41. Viewers hungering for a twisty-turny, who's-right-who's-wrong thriller will find it in Showtime's domestic terrorism drama Homeland.
  42. It's a thought-provoking drama that doesn't in its first three episodes seek easy black-and-white answers or scapegoats, painting all its characters in varying shades of gray. And while the characters are flawed, they are not insufferable as on NBC's "The Slap."
  43. Smart writing, talented actors playing realistic characters and a pace and cinematography reminiscent of HBO's "The Larry Sanders Show" or "Arli$ $ " make Sports Night one of only a handful of new series that warrant viewer attention. There's just one problem: It's a half-hour series that bears more resemblance to a drama than a sitcom. [22 Sept 1998, p.G-7]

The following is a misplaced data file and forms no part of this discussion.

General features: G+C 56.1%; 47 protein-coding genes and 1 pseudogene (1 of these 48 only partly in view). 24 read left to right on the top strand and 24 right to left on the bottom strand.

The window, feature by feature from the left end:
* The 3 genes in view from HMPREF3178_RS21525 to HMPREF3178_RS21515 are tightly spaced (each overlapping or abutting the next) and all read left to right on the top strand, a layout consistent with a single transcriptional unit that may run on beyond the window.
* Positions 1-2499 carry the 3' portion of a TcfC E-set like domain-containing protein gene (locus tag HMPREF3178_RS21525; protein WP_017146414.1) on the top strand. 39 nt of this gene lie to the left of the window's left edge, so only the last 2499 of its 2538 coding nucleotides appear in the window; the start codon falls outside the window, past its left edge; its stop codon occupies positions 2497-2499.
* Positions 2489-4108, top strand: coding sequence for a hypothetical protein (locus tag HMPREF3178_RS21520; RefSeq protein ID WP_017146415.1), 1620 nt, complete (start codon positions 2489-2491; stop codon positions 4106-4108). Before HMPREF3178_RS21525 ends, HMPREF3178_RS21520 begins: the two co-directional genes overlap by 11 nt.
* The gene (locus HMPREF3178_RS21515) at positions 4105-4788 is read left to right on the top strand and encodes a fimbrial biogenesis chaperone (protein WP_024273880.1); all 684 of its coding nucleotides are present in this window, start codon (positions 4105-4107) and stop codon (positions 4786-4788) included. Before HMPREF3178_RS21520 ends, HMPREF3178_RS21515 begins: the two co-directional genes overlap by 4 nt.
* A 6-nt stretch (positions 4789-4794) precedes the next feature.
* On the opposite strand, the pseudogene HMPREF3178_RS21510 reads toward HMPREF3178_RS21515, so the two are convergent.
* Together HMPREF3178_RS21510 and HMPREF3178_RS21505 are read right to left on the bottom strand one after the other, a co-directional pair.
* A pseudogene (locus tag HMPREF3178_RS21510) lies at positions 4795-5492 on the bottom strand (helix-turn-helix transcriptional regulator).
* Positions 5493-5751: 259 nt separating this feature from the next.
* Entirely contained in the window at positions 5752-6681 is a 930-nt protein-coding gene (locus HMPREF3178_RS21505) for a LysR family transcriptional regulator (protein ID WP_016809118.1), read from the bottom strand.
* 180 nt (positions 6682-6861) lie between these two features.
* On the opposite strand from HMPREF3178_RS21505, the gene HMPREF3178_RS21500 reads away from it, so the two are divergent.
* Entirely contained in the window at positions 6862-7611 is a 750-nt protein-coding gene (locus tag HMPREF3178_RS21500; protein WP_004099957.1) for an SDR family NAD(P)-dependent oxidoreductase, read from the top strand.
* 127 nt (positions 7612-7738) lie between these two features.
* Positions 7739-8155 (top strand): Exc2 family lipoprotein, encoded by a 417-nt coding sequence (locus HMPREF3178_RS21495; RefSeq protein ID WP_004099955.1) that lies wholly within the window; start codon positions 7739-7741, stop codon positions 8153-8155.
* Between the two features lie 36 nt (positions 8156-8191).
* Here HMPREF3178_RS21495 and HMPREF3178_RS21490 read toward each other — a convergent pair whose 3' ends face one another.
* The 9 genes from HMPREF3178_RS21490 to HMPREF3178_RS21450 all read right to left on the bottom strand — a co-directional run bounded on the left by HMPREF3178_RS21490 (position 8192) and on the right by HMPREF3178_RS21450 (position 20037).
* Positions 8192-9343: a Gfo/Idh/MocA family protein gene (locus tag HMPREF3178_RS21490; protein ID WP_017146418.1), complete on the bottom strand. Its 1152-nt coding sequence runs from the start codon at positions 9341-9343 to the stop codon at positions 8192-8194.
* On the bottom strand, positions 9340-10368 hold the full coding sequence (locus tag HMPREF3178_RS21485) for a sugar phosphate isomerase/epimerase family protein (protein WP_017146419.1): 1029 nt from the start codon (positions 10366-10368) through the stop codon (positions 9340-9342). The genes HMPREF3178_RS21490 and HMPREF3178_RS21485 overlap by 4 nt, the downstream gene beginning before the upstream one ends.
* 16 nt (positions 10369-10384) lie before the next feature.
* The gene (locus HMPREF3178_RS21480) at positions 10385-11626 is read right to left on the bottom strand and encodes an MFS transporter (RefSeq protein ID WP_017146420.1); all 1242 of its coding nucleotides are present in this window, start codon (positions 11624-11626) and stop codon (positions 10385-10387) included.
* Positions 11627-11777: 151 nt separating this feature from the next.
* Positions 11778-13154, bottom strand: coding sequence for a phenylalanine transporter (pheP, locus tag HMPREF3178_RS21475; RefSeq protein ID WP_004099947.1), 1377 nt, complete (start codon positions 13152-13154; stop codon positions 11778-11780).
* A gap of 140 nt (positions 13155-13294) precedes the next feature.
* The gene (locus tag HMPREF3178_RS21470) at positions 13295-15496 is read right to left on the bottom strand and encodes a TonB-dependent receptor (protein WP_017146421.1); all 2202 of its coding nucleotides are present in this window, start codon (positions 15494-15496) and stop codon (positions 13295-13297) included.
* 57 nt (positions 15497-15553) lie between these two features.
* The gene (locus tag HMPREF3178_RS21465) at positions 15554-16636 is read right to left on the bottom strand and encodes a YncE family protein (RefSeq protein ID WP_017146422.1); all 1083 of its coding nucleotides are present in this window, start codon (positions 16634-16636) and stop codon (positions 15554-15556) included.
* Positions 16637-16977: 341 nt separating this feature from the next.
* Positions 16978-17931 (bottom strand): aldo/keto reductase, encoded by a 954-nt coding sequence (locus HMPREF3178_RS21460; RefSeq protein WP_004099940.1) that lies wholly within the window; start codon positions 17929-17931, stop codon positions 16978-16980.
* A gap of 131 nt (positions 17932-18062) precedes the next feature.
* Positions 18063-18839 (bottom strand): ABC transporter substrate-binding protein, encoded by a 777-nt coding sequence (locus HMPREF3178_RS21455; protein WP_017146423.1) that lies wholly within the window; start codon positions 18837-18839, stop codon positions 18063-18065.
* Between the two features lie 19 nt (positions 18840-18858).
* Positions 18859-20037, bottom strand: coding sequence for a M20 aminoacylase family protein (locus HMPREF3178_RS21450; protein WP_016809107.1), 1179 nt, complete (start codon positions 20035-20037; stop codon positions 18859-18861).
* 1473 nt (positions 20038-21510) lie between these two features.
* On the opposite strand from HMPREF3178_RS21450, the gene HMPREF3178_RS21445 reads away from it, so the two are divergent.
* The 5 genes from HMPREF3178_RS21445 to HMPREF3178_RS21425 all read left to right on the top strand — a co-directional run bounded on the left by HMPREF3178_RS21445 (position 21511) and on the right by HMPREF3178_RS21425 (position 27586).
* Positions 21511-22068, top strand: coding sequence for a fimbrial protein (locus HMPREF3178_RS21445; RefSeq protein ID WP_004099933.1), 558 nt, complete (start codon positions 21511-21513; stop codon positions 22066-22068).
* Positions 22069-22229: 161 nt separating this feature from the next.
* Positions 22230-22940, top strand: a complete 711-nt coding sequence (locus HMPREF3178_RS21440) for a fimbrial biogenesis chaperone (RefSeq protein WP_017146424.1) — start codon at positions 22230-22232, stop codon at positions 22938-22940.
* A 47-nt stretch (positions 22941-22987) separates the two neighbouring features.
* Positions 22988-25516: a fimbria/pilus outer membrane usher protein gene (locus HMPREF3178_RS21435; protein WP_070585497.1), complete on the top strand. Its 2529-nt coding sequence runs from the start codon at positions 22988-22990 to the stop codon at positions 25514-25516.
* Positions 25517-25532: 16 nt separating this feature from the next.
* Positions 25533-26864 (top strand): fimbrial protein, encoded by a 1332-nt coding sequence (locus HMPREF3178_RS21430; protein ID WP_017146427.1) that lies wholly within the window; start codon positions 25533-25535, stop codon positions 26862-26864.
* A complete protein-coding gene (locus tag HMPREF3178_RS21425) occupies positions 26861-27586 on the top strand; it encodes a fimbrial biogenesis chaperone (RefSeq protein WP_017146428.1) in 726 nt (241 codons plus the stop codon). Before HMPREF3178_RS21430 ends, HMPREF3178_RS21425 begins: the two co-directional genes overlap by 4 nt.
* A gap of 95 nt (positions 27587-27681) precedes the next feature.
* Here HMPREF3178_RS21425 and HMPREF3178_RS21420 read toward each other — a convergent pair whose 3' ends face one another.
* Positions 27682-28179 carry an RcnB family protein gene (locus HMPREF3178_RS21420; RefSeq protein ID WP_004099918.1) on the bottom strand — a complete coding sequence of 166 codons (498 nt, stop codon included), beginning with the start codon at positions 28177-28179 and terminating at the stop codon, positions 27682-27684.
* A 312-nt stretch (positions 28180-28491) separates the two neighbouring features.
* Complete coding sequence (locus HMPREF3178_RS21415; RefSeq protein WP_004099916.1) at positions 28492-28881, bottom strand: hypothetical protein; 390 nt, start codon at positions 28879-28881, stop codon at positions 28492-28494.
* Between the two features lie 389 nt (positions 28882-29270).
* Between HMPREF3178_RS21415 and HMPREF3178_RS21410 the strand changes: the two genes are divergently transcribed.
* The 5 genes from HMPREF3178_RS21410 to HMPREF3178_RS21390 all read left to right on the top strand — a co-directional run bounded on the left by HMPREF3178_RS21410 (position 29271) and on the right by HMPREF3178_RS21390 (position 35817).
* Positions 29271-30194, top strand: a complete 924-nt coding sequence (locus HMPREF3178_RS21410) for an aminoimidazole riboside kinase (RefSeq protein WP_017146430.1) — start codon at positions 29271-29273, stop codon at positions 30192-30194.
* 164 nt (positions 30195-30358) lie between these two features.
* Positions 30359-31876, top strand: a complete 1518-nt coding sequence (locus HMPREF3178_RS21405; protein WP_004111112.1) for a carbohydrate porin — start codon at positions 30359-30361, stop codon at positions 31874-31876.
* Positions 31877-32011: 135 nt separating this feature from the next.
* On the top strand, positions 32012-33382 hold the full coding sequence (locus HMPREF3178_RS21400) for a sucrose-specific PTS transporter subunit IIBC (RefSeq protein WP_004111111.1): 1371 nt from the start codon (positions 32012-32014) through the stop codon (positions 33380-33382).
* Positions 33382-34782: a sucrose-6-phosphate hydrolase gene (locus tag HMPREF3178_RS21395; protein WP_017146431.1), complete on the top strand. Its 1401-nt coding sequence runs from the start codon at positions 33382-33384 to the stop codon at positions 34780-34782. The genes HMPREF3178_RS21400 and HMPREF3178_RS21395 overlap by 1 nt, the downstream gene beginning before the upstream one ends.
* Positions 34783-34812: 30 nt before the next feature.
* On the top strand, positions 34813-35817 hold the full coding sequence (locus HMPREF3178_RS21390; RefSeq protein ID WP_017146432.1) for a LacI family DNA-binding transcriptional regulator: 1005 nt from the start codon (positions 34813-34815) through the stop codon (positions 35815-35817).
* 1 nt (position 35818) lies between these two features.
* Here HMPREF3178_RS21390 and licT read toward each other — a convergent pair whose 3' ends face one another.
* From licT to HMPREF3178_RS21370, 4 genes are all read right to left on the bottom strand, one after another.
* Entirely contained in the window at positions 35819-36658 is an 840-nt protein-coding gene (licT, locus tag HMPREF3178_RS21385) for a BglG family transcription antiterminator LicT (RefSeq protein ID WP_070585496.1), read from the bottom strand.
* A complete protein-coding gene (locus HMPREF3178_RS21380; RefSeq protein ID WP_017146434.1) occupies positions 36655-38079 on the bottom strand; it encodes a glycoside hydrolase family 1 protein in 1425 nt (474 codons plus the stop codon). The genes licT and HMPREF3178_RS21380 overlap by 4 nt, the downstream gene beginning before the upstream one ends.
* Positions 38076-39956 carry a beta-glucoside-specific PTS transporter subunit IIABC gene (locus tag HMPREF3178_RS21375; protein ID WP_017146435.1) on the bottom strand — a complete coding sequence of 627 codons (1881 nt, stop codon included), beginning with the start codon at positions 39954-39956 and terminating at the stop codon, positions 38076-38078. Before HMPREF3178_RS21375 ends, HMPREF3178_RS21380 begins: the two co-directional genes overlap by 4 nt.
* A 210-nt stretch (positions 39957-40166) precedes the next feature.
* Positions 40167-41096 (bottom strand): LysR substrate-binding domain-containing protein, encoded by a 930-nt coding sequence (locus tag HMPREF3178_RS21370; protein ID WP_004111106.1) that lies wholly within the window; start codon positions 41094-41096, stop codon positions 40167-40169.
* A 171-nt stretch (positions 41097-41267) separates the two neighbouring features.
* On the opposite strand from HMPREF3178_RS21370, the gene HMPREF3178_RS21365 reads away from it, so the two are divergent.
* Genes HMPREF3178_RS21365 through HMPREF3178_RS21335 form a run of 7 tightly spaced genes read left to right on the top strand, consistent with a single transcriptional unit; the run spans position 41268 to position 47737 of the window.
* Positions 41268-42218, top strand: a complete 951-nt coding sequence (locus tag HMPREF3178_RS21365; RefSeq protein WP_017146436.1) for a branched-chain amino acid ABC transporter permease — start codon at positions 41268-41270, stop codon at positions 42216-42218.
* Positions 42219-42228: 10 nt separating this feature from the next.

• Pittsburgh Post-Gazette
  44. TV viewers who watch Boss probably won't be disappointed and even those who are wary of latching onto a new series have reason to give the show a chance.
  45. It's not easy viewing, but this series offers smart, challenging, character-driven drama at its finest.
  46. Simply put, "Traffic" is the best non-HBO miniseries to come on TV in years. [25 Jan 2004]
    • Pittsburgh Post-Gazette
  47. Although a TV series about the trappings of sudden fame could be cliché, Mr. O’Malley roots the show in specific, believable characters that make Survivor’s Remorse one of the fall’s stand-out new shows.
  48. This new season gets off to a rousing start that lives up to high expectations.